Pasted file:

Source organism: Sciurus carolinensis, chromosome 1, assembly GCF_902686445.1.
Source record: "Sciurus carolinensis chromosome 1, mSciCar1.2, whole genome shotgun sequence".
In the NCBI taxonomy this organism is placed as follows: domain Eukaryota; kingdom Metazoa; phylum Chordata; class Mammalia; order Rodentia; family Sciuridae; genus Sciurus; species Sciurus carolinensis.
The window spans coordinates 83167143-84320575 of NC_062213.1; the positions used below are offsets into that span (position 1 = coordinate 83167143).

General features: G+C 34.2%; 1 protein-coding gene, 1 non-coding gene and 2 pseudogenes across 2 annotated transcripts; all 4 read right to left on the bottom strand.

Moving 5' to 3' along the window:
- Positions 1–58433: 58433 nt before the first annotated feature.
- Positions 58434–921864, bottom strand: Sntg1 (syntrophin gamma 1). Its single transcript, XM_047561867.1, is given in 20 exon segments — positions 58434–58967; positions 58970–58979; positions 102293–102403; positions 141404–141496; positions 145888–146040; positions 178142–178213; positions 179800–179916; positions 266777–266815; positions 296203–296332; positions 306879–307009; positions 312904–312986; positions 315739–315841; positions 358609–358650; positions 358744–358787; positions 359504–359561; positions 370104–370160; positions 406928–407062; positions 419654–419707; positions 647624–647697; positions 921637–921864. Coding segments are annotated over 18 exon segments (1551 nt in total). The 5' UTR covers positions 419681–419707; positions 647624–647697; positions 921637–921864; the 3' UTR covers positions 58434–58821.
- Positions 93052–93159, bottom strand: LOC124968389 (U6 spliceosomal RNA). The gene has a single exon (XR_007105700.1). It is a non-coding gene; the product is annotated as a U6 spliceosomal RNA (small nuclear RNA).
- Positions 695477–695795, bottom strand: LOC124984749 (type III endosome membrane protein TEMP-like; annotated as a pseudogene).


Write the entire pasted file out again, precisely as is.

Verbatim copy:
Source organism: Sciurus carolinensis, chromosome 1, assembly GCF_902686445.1.
Source record: "Sciurus carolinensis chromosome 1, mSciCar1.2, whole genome shotgun sequence".
In the NCBI taxonomy this organism is placed as follows: domain Eukaryota; kingdom Metazoa; phylum Chordata; class Mammalia; order Rodentia; family Sciuridae; genus Sciurus; species Sciurus carolinensis.
The window spans coordinates 83167143-84320575 of NC_062213.1; the positions used below are offsets into that span (position 1 = coordinate 83167143).

General features: G+C 34.2%; 1 protein-coding gene, 1 non-coding gene and 2 pseudogenes across 2 annotated transcripts; all 4 read right to left on the bottom strand.

Moving 5' to 3' along the window:
- Positions 1–58433: 58433 nt before the first annotated feature.
- Positions 58434–921864, bottom strand: Sntg1 (syntrophin gamma 1). Its single transcript, XM_047561867.1, is given in 20 exon segments — positions 58434–58967; positions 58970–58979; positions 102293–102403; positions 141404–141496; positions 145888–146040; positions 178142–178213; positions 179800–179916; positions 266777–266815; positions 296203–296332; positions 306879–307009; positions 312904–312986; positions 315739–315841; positions 358609–358650; positions 358744–358787; positions 359504–359561; positions 370104–370160; positions 406928–407062; positions 419654–419707; positions 647624–647697; positions 921637–921864. Coding segments are annotated over 18 exon segments (1551 nt in total). The 5' UTR covers positions 419681–419707; positions 647624–647697; positions 921637–921864; the 3' UTR covers positions 58434–58821.
- Positions 93052–93159, bottom strand: LOC124968389 (U6 spliceosomal RNA). The gene has a single exon (XR_007105700.1). It is a non-coding gene; the product is annotated as a U6 spliceosomal RNA (small nuclear RNA).
- Positions 695477–695795, bottom strand: LOC124984749 (type III endosome membrane protein TEMP-like; annotated as a pseudogene).